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  • News in Brief

    Move over, Hubble. This sharp pic of Neptune was taken from Earth

    A telescope on Earth has snapped pictures of Neptune at least as clear as those from the Hubble Space Telescope. The trick? Taking the twinkle out of stars.

    Released by the European Southern Observatory on July 18, the images come from a new observing system on the Very Large Telescope in Chile. The instrument uses four lasers to cancel out blurring caused by Earth’s atmosphere — the...

    07/18/2018 - 06:00 Astronomy
  • News

    An ancient swimming revolution in the oceans may have never happened

    About 540 million years ago, the oceans were an alien landscape, devoid of swimming, or nektonic, creatures. Some scientists have hypothesized, based on fossil evidence, that swimmers suddenly dominated in the oceans during the Devonian Period, between 419 million and 359 million years ago. But an in-depth study of marine fossils now suggests that this so-called Devonian Nekton Revolution...

    07/17/2018 - 19:05 Paleontology, Oceans
  • News

    Jupiter has 12 more moons than we knew about — and one is bizarre

    Astronomers have found 12 more moons around Jupiter, and one is really weird. While 11 orbit in the same direction as their nearest neighbors, one doesn’t, potentially putting it on a fatal collision course.

    “It’s driving down the highway on the wrong side of the road,” says planetary scientist Scott Sheppard of the Carnegie Institution for Science in Washington, D.C.

    Sheppard and...

    07/17/2018 - 10:00 Planetary Science
  • Reviews & Previews

    ‘The Poisoned City’ chronicles Flint’s water crisis

    The Poisoned CityAnna ClarkMetropolitan Books, $30

    America is built on lead. Networks of aging pipes made from the bluish-gray metal bring water into millions of U.S. homes. But when lead, a poison to the nervous system, gets into drinking water — as happened in Flint, Mich. — the heavy metal can cause irreparable harm (SN: 3/19/16, p. 8). In The Poisoned City, journalist Anna Clark...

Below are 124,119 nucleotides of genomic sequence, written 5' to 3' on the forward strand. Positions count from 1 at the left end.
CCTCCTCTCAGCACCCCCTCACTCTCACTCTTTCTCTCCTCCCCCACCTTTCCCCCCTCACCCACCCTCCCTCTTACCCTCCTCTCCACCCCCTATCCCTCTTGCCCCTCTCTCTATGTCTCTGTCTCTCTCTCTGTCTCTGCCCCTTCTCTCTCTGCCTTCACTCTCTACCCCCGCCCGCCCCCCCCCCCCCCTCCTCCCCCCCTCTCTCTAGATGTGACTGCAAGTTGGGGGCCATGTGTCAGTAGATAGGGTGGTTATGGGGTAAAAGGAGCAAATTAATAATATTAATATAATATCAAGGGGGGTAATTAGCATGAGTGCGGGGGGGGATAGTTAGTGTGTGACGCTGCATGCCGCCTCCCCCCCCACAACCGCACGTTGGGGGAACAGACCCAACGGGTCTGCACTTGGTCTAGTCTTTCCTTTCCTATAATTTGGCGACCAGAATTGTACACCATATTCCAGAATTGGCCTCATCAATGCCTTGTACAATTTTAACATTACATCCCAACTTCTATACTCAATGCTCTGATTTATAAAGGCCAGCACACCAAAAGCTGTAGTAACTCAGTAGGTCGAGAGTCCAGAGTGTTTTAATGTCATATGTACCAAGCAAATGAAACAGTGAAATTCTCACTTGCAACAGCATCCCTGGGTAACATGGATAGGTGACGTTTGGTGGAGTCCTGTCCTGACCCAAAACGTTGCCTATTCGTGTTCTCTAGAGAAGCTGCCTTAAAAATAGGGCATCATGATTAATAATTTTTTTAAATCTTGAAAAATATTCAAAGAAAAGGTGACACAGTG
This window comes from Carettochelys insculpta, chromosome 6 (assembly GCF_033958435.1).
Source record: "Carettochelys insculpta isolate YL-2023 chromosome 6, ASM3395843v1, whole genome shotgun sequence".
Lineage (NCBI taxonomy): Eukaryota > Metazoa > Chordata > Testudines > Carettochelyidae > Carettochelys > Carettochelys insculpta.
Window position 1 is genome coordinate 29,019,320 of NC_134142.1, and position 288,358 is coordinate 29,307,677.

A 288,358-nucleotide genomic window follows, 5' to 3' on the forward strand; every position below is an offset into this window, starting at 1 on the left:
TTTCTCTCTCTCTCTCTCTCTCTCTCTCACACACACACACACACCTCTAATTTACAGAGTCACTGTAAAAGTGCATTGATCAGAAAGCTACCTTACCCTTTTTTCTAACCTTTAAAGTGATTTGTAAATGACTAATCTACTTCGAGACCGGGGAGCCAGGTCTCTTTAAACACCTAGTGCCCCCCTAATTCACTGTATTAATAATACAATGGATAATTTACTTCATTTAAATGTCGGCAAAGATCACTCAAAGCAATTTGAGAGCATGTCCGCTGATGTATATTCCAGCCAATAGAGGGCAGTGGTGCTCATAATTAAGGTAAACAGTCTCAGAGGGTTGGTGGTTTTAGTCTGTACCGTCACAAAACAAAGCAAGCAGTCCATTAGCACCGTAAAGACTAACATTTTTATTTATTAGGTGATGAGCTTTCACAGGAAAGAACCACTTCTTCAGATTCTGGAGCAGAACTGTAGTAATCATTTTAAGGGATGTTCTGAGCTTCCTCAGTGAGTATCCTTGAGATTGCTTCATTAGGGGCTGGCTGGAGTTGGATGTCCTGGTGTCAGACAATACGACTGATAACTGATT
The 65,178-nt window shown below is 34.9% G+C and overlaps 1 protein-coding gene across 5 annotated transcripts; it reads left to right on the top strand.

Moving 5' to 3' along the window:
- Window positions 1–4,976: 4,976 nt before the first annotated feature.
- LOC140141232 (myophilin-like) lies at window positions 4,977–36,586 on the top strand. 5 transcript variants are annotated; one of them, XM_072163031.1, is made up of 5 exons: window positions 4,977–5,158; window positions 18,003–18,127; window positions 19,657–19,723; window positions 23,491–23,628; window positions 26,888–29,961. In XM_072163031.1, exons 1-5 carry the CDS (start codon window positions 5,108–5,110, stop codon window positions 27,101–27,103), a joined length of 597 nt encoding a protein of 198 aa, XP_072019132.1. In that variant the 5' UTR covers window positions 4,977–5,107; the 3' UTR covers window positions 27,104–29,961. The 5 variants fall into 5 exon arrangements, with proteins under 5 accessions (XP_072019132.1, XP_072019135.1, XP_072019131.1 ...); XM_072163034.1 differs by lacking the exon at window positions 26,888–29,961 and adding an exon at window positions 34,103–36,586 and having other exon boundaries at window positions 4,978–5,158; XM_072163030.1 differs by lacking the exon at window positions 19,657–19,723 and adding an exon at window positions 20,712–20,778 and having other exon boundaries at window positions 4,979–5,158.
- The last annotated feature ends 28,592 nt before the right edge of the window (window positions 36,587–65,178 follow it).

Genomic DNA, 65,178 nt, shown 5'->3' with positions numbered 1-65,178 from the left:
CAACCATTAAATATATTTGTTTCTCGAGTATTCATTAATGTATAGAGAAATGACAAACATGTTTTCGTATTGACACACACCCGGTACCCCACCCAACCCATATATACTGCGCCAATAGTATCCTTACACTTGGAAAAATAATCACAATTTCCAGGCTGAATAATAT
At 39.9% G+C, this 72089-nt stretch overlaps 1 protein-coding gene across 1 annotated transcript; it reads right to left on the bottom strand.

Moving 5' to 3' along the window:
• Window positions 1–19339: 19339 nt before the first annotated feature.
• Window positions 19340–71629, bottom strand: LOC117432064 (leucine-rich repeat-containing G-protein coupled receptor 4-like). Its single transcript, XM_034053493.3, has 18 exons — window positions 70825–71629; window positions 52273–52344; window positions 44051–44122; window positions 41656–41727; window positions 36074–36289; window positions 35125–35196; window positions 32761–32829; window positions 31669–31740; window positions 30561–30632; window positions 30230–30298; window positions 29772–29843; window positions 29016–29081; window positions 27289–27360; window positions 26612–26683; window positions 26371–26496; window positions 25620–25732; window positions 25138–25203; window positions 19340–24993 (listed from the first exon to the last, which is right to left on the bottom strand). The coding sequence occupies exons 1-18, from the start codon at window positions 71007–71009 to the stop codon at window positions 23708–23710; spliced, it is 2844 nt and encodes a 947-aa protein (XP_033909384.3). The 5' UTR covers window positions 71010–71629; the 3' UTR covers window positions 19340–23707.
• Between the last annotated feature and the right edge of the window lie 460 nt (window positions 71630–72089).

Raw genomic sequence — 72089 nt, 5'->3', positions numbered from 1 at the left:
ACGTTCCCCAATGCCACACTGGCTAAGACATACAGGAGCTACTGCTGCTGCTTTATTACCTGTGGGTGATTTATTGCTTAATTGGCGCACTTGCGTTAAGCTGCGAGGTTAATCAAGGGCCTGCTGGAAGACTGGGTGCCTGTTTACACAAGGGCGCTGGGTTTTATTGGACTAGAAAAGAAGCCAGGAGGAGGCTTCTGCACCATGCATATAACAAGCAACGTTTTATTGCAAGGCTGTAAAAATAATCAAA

07/17/2018 - 07:00 Health, Toxicology, Science & Society
  • News

    Wildfires are making extreme air pollution even worse in the northwest U.S.

    The northwestern United States has become an air pollution hot spot — literally.

    Air quality in states from Nevada to Montana is worse than it was 30 years ago on the days with the most extreme air pollution. Bigger and more frequent wildfires that spew plumes of fine particulate matter into the sky are largely to blame, researchers report July 16 in Proceedings of the National Academy...

    07/16/2018 - 15:19 Pollution, Climate
  • Science Ticker

    Publicity over a memory test Trump took could skew its results

    When President Donald Trump took a mental test as part of his physical in January, the results called attention to far more than his fitness for office. (He passed with a perfect score, according to his physician.) It put a test commonly used to catch early signs of dementia in the spotlight. That publicity could lead to missed diagnoses, researchers warn July 16 in JAMA Neurology.

    ...

    07/16/2018 - 11:00 Health, Neuroscience
  • News in Brief

    Solving problems by computer just got a lot faster

    A new computer program works smarter, not harder, to solve problems faster than its predecessors.

    The algorithm is designed to find the best solution to a given problem among all possible options. Whereas other computer programs winnow down the possibilities one at a time, the new program — presented July 12 at the International Conference on Machine Learning in Stockholm — rules out...

    07/16/2018 - 07:00 Computing, Technology
  • Feature

    The brain may clean out Alzheimer’s plaques during sleep

    Neuroscientist Barbara Bendlin studies the brain as Alzheimer’s disease develops. When she goes home, she tries to leave her work in the lab. But one recent research project has crossed into her personal life: She now takes sleep much more seriously.

    Bendlin works at the University of Wisconsin–Madison, home to the Wisconsin Registry for Alzheimer’s Prevention, a study of more than 1,500...

    07/15/2018 - 06:00 Biomedicine, Neuroscience, Mental Health
  • News in Brief

    First global maps of Pluto and Charon show the worlds’ highs and lows

    The first global maps of Pluto and its moon Charon are now available, putting a bookend on NASA’s New Horizons mission.

    “From a completionist’s point of view, they are all the good data we have, stitched together into a coherent, complete mosaic,” says planetary scientist Ross Beyer of NASA’s Ames Research Center in Moffett Field, Calif.

    The charts focus on the 42 percent of Pluto...

    07/13/2018 - 16:50 Planetary Science
  • News

    Pregnancy depression is on the rise, a survey suggests

    Today’s young women are more likely to experience depression and anxiety during pregnancy than their mothers were, a generation-spanning survey finds.

    From 1990 to 1992, about 17 percent of young pregnant women in southwest England who participated in the study had signs of depressed mood. But the generation that followed, including these women’s daughters and sons’ partners, fared worse...

    07/13/2018 - 11:00 Neuroscience, Health